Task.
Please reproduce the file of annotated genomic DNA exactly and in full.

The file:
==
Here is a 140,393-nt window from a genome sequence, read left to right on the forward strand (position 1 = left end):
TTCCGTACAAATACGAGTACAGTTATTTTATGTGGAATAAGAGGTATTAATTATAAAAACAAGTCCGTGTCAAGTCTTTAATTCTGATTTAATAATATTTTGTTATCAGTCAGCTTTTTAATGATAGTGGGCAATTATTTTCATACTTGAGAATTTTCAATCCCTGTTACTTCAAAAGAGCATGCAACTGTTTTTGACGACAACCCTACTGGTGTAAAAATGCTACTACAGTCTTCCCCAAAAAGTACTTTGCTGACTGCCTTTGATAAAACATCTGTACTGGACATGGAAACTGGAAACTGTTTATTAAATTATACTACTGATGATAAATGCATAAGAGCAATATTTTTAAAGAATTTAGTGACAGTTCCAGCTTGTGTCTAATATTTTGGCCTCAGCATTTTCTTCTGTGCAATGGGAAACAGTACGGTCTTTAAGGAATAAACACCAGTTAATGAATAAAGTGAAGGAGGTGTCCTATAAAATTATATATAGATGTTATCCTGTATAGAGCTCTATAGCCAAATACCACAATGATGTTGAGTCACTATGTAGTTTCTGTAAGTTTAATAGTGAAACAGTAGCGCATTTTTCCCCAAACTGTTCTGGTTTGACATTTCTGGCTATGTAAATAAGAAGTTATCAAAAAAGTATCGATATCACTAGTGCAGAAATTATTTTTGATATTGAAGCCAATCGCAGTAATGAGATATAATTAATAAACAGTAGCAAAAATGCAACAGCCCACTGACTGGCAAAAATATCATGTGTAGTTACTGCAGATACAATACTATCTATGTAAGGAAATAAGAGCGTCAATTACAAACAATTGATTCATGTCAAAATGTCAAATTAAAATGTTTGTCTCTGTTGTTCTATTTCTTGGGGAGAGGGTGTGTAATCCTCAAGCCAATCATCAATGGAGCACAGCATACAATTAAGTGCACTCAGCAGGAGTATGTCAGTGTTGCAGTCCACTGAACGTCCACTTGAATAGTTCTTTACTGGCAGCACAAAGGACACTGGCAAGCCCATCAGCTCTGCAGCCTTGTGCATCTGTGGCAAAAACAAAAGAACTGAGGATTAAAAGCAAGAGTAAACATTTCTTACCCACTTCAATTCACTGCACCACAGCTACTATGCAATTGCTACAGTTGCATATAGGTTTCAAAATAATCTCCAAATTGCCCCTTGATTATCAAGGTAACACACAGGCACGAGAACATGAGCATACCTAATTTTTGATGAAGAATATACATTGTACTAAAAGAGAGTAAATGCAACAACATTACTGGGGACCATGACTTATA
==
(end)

Here is a 140,393-nt window from a genome sequence, read left to right on the forward strand (position 1 = left end):
TTCCGTACAAATACGAGTACAGTTATTTTATGTGGAATAAGAGGTATTAATTATAAAAACAAGTCCGTGTCAAGTCTTTAATTCTGATTTAATAATATTTTGTTATCAGTCAGCTTTTTAATGATAGTGGGCAATTATTTTCATACTTGAGAATTTTCAATCCCTGTTACTTCAAAAGAGCATGCAACTGTTTTTGACGACAACCCTACTGGTGTAAAAATGCTACTACAGTCTTCCCCAAAAAGTACTTTGCTGACTGCCTTTGATAAAACATCTGTACTGGACATGGAAACTGGAAACTGTTTATTAAATTATACTACTGATGATAAATGCATAAGAGCAATATTTTTAAAGAATTTAGTGACAGTTCCAGCTTGTGTCTAATATTTTGGCCTCAGCATTTTCTTCTGTGCAATGGGAAACAGTACGGTCTTTAAGGAATAAACACCAGTTAATGAATAAAGTGAAGGAGGTGTCCTATAAAATTATATATAGATGTTATCCTGTATAGAGCTCTATAGCCAAATACCACAATGATGTTGAGTCACTATGTAGTTTCTGTAAGTTTAATAGTGAAACAGTAGCGCATTTTTCCCCAAACTGTTCTGGTTTGACATTTCTGGCTATGTAAATAAGAAGTTATCAAAAAAGTATCGATATCACTAGTGCAGAAATTATTTTTGATATTGAAGCCAATCGCAGTAATGAGATATAATTAATAAACAGTAGCAAAAATGCAACAGCCCACTGACTGGCAAAAATATCATGTGTAGTTACTGCAGATACAATACTATCTATGTAAGGAAATAAGAGCGTCAATTACAAACAATTGATTCATGTCAAAATGTCAAATTAAAATGTTTGTCTCTGTTGTTCTATTTCTTGGGGAGAGGGTGTGTAATCCTCAAGCCAATCATCAATGGAGCACAGCATACAATTAAGTGCACTCAGCAGGAGTATGTCAGTGTTGCAGTCCACTGAACGTCCACTTGAATAGTTCTTTACTGGCAGCACAAAGGACACTGGCAAGCCCATCAGCTCTGCAGCCTTGTGCATCTGTGGCAAAAACAAAAGAACTGAGGATTAAAAGCAAGAGTAAACATTTCTTACCCACTTCAATTCACTGCACCACAGCTACTATGCAATTGCTACAGTTGCATATAGGTTTCAAAATAATCTCCAAATTGCCCCTTGATTATCAAGGTAACACACAGGCACGAGAACATGAGCATACCTAATTTTTGATGAAGAATATACATTGTACTAAAAGAGAGTAAATGCAACAACATTACTGGGGACCATGACTTATA